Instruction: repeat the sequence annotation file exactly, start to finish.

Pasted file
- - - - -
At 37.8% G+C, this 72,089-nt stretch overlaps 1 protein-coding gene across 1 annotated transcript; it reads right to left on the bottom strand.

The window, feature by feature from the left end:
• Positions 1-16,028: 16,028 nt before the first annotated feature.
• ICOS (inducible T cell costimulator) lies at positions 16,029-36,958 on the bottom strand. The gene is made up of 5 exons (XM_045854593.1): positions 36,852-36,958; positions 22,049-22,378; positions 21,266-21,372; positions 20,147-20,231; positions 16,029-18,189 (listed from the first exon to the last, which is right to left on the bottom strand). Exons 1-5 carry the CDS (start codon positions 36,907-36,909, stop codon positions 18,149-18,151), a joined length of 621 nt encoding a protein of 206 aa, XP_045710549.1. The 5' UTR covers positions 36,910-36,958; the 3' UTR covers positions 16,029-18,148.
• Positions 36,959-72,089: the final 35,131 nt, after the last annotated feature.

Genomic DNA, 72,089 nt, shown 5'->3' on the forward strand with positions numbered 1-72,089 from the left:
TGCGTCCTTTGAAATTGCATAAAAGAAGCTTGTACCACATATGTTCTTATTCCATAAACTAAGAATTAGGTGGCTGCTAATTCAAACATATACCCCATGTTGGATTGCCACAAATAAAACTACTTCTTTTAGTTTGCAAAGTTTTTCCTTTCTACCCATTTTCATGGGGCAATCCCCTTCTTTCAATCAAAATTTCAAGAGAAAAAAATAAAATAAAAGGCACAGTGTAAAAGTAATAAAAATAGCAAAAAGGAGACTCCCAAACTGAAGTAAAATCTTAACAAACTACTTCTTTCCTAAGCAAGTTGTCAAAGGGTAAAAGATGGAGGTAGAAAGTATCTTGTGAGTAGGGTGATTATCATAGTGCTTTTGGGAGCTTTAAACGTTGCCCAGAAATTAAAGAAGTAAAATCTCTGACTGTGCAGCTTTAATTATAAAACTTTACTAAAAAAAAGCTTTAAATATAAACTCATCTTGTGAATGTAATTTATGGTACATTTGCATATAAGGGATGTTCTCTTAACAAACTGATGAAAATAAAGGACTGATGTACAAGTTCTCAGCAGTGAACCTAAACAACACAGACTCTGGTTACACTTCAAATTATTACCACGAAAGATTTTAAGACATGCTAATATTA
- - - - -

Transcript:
At 37.8% G+C, this 72,089-nt stretch overlaps 1 protein-coding gene across 1 annotated transcript; it reads right to left on the bottom strand.

The window, feature by feature from the left end:
• Positions 1-16,028: 16,028 nt before the first annotated feature.
• ICOS (inducible T cell costimulator) lies at positions 16,029-36,958 on the bottom strand. The gene is made up of 5 exons (XM_045854593.1): positions 36,852-36,958; positions 22,049-22,378; positions 21,266-21,372; positions 20,147-20,231; positions 16,029-18,189 (listed from the first exon to the last, which is right to left on the bottom strand). Exons 1-5 carry the CDS (start codon positions 36,907-36,909, stop codon positions 18,149-18,151), a joined length of 621 nt encoding a protein of 206 aa, XP_045710549.1. The 5' UTR covers positions 36,910-36,958; the 3' UTR covers positions 16,029-18,148.
• Positions 36,959-72,089: the final 35,131 nt, after the last annotated feature.

Genomic DNA, 72,089 nt, shown 5'->3' on the forward strand with positions numbered 1-72,089 from the left:
TGCGTCCTTTGAAATTGCATAAAAGAAGCTTGTACCACATATGTTCTTATTCCATAAACTAAGAATTAGGTGGCTGCTAATTCAAACATATACCCCATGTTGGATTGCCACAAATAAAACTACTTCTTTTAGTTTGCAAAGTTTTTCCTTTCTACCCATTTTCATGGGGCAATCCCCTTCTTTCAATCAAAATTTCAAGAGAAAAAAATAAAATAAAAGGCACAGTGTAAAAGTAATAAAAATAGCAAAAAGGAGACTCCCAAACTGAAGTAAAATCTTAACAAACTACTTCTTTCCTAAGCAAGTTGTCAAAGGGTAAAAGATGGAGGTAGAAAGTATCTTGTGAGTAGGGTGATTATCATAGTGCTTTTGGGAGCTTTAAACGTTGCCCAGAAATTAAAGAAGTAAAATCTCTGACTGTGCAGCTTTAATTATAAAACTTTACTAAAAAAAAGCTTTAAATATAAACTCATCTTGTGAATGTAATTTATGGTACATTTGCATATAAGGGATGTTCTCTTAACAAACTGATGAAAATAAAGGACTGATGTACAAGTTCTCAGCAGTGAACCTAAACAACACAGACTCTGGTTACACTTCAAATTATTACCACGAAAGATTTTAAGACATGCTAATATTA